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Art. V. Italy, a Poem. Part the First. f.cp. 8vo. pp. 164. Price 7s. London. 1822.
THIS HIS volume contains eighteen sketches; the following are the subjects: The Lake of Geneva, The Great St. Bernard, The Descent, Jorasse, Margaret De Tours, The Alps, Como, Bergamo, Italy, Venice, Luigi, St. Mark's Place, The Brides of Venice, Foscari, Arqua, Ginevra, Florence, Don Garzia.
We shall give two entire specimens, leaving them to recom mend themselves and the volume by the taste, and spirit, and graphical fidelity with which they are executed.
'THE GREAT ST. BERNARD.
Night was again descending, when my mule,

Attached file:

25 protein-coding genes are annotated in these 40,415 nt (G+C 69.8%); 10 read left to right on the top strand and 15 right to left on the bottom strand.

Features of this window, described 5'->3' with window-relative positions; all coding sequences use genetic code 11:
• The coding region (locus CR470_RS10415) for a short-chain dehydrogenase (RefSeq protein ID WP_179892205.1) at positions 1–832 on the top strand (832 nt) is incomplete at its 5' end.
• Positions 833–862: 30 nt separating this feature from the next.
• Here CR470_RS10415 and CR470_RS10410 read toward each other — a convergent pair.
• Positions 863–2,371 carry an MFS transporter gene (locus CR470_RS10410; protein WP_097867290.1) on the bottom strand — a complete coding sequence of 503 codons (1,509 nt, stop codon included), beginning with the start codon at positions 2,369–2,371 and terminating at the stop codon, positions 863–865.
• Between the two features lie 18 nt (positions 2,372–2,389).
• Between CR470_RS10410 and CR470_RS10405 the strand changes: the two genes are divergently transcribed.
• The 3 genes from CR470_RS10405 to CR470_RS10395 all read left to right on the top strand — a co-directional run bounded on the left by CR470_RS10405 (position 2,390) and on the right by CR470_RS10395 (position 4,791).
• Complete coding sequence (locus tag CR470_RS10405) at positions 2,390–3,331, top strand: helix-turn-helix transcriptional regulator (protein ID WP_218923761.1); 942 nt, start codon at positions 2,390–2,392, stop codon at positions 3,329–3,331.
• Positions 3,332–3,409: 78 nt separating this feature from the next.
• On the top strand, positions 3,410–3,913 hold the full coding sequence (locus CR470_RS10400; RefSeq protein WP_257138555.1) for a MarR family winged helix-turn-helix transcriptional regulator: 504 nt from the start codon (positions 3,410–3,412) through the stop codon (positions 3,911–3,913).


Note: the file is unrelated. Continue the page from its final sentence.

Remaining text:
'Long could I have stood,
By violent men when on the mountain-top
• On the same rock beside it stood the church,
On its dead surface glimmering. 'Twas a scene
As tho' all worldly ties were now dissolved ;-
'But the Bise blew cold;
At their long board. The fare indeed was such
But might have pleased a nicer taste than mine,
But who descends Mont Velan? "Tis La Croix.
Homeward he drags an old man and a boy,
Faltering and falling, and but half awakened,
Asking to sleep again." Such their discourse, pp. 13-19.
This was his chair ; and in it, unobserved,
Art. VI. Europe, or, a General Survey of the Present Situation of
the Principal Powers; with Conjectures on their Future Prospects.
By a Citizen of the United States. 8vo. pp. 411. London. 1829. 1F F the statesmen who were concerned in getting up the Treaty